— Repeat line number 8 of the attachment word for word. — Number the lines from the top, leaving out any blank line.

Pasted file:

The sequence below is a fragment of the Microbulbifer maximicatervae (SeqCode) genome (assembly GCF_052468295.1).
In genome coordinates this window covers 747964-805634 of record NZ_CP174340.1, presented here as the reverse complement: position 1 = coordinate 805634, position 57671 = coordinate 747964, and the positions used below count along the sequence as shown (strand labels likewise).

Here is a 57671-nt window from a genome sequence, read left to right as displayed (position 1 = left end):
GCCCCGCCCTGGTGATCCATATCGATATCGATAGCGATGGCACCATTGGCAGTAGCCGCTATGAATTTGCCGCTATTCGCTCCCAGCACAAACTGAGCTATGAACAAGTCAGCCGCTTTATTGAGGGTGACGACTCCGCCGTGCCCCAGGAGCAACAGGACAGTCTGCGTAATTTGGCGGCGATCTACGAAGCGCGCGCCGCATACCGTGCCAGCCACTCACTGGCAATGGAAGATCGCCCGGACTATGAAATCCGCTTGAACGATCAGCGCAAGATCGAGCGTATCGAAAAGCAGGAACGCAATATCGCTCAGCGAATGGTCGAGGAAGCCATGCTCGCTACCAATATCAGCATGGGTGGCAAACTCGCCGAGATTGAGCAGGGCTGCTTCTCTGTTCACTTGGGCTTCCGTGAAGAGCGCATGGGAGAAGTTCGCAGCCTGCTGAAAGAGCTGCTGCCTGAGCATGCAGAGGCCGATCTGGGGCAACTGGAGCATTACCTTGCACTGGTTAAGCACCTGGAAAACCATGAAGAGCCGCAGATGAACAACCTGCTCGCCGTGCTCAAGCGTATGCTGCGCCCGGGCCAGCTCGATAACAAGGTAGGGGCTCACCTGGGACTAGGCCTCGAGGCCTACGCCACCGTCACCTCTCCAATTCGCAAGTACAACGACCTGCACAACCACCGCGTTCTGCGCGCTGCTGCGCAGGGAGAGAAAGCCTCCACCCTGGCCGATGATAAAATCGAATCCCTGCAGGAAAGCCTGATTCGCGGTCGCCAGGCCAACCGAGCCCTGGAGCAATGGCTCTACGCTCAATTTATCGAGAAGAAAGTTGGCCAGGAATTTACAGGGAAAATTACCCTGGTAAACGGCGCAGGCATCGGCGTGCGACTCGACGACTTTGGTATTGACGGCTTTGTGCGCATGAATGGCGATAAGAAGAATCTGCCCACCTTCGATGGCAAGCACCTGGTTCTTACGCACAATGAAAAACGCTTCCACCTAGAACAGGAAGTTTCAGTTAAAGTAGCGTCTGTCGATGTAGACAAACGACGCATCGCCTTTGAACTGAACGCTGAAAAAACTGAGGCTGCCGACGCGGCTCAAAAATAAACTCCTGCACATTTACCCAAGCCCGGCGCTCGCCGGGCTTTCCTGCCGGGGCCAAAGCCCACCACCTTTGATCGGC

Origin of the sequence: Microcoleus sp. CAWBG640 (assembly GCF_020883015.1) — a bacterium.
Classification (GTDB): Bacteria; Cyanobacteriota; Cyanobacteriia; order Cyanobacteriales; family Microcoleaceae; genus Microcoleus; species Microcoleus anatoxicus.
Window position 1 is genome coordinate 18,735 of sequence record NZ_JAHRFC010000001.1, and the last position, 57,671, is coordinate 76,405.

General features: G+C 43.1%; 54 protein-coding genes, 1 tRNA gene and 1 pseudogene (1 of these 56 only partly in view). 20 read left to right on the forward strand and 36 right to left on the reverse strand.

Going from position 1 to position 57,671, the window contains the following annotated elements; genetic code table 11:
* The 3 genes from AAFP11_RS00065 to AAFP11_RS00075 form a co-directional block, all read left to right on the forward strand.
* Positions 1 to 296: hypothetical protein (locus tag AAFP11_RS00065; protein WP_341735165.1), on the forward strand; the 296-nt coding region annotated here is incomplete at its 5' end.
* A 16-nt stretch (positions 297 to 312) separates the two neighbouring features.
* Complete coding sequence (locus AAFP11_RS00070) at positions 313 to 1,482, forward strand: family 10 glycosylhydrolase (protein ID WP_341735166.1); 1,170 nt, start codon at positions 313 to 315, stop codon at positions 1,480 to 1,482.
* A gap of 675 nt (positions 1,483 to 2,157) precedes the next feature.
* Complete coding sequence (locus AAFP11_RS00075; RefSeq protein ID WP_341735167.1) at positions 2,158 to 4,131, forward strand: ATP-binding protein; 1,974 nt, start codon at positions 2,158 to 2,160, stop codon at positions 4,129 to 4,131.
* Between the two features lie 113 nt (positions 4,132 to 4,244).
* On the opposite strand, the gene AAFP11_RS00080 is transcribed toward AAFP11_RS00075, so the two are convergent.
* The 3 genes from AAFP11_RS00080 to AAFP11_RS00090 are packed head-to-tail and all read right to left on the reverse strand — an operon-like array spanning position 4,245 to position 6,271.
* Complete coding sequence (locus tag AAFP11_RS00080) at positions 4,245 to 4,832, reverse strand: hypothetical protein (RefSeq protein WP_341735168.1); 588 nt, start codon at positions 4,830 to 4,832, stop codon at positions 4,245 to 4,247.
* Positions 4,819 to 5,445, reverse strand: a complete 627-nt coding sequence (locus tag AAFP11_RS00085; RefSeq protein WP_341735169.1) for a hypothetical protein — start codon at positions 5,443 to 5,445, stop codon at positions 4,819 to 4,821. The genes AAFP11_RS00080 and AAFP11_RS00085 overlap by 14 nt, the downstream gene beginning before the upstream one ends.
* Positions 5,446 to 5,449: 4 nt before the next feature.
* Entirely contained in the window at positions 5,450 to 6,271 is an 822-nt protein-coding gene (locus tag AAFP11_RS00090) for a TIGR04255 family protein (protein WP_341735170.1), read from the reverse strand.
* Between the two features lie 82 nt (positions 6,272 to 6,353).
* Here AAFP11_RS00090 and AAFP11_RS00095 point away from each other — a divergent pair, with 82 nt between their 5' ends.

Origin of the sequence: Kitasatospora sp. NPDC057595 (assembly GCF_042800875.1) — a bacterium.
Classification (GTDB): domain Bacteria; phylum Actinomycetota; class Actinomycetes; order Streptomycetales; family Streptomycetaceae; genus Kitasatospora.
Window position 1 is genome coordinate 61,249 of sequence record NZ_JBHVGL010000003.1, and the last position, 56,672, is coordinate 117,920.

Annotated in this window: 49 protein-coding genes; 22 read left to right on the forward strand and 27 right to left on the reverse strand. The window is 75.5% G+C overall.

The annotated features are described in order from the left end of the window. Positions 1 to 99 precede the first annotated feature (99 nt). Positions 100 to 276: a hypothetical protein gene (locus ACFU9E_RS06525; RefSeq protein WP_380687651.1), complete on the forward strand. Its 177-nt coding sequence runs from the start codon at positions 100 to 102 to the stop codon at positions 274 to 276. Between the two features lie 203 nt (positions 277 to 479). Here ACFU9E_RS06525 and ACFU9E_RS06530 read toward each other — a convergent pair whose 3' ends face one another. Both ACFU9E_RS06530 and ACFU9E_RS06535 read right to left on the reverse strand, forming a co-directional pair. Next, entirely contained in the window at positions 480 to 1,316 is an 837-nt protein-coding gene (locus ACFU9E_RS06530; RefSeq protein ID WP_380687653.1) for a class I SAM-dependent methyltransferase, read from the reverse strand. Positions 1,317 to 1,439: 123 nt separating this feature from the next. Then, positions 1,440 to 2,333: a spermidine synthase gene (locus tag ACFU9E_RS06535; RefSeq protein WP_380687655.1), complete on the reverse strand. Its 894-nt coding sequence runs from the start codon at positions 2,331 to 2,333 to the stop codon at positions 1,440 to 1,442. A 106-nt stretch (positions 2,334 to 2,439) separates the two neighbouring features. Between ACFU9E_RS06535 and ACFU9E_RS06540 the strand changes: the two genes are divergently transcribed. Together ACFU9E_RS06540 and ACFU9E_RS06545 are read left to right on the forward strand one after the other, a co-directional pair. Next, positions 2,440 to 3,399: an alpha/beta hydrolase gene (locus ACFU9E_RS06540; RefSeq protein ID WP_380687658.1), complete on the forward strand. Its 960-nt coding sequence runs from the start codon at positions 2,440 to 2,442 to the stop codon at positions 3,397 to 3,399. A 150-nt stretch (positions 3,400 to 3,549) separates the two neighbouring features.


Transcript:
General features: G+C 43.1%; 54 protein-coding genes, 1 tRNA gene and 1 pseudogene (1 of these 56 only partly in view). 20 read left to right on the forward strand and 36 right to left on the reverse strand.